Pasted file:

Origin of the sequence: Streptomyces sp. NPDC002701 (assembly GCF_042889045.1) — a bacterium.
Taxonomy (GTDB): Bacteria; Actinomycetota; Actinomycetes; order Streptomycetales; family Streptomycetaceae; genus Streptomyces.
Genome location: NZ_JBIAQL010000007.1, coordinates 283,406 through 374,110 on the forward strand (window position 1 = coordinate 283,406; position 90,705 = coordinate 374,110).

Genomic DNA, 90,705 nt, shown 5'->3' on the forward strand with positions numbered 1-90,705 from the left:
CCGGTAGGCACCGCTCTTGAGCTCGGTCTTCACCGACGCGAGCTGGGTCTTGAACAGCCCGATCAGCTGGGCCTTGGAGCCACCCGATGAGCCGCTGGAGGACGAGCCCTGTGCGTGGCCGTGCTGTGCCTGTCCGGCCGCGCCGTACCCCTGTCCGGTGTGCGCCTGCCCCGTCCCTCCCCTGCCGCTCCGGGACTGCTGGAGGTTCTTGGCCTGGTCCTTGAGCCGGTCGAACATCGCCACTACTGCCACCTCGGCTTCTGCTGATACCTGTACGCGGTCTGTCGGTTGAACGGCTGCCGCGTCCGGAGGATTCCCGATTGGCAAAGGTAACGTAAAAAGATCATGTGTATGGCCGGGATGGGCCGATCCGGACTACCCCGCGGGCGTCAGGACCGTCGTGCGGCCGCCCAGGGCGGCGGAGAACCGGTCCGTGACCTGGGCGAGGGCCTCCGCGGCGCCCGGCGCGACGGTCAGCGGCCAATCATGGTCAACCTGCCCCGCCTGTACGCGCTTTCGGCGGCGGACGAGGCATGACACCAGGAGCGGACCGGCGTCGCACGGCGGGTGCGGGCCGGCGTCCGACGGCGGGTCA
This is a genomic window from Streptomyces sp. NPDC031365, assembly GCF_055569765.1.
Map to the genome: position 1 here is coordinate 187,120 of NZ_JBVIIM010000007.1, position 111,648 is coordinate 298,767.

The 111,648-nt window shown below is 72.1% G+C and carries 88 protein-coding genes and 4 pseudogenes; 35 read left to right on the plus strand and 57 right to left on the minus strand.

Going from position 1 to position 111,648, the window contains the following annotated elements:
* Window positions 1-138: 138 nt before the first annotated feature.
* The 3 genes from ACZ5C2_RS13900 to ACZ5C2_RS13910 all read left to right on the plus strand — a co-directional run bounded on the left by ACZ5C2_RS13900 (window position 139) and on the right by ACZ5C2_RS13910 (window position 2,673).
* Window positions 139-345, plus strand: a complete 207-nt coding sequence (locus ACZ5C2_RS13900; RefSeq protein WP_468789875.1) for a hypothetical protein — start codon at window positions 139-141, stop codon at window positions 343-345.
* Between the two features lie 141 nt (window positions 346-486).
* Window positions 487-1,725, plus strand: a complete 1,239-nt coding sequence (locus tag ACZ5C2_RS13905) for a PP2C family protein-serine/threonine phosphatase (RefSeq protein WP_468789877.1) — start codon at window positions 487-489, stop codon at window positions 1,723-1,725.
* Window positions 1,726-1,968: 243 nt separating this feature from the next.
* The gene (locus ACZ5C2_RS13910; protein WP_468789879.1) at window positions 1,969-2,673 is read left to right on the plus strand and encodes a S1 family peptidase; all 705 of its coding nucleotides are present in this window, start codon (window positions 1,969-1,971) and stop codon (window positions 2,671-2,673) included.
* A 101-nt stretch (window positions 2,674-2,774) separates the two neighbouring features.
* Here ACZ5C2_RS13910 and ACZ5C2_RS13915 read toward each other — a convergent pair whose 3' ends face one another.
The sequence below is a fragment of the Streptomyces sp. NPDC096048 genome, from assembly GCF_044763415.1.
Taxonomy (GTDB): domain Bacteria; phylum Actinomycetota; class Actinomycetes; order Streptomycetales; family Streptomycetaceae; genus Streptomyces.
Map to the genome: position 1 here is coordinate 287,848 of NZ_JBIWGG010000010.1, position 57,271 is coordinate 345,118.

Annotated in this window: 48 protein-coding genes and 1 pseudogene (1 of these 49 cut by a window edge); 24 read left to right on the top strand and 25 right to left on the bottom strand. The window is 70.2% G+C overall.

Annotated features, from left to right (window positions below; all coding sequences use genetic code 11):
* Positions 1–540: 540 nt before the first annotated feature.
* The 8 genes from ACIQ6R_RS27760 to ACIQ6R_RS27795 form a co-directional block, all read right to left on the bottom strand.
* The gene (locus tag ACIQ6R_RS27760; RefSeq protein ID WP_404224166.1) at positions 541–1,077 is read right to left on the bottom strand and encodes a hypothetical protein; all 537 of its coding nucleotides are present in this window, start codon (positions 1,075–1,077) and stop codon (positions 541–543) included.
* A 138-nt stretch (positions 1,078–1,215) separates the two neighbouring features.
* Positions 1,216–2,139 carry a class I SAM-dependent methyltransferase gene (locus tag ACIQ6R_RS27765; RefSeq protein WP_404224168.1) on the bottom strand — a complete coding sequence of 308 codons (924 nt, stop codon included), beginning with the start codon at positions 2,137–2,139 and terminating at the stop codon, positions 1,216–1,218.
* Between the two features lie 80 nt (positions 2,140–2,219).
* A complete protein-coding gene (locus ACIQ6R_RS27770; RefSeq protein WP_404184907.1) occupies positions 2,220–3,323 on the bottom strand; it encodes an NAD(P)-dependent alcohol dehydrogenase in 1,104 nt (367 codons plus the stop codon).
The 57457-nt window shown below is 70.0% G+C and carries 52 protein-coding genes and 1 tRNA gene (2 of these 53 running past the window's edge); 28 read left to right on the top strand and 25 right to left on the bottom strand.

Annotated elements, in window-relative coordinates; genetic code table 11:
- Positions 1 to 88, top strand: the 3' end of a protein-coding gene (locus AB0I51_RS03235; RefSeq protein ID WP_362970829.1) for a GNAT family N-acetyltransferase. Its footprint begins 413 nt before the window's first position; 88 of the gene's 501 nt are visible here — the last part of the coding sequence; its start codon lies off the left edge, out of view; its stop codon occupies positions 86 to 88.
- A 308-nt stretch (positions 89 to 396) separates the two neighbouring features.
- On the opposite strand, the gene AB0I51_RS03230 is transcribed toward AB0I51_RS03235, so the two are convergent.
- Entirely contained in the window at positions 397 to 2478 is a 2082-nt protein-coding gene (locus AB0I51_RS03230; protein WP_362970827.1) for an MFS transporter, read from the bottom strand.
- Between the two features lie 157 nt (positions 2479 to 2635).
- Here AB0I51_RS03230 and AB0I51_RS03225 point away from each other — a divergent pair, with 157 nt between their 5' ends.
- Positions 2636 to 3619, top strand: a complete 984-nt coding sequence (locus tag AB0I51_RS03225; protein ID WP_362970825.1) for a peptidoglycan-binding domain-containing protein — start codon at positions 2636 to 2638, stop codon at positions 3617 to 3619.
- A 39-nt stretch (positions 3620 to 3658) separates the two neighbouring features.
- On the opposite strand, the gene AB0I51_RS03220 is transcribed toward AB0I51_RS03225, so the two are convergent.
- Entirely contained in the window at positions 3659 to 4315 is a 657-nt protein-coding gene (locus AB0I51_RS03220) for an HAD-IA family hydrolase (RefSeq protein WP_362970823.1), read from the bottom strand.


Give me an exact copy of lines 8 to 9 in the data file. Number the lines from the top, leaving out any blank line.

The 111,648-nt window shown below is 72.1% G+C and carries 88 protein-coding genes and 4 pseudogenes; 35 read left to right on the plus strand and 57 right to left on the minus strand.

Going from position 1 to position 111,648, the window contains the following annotated elements: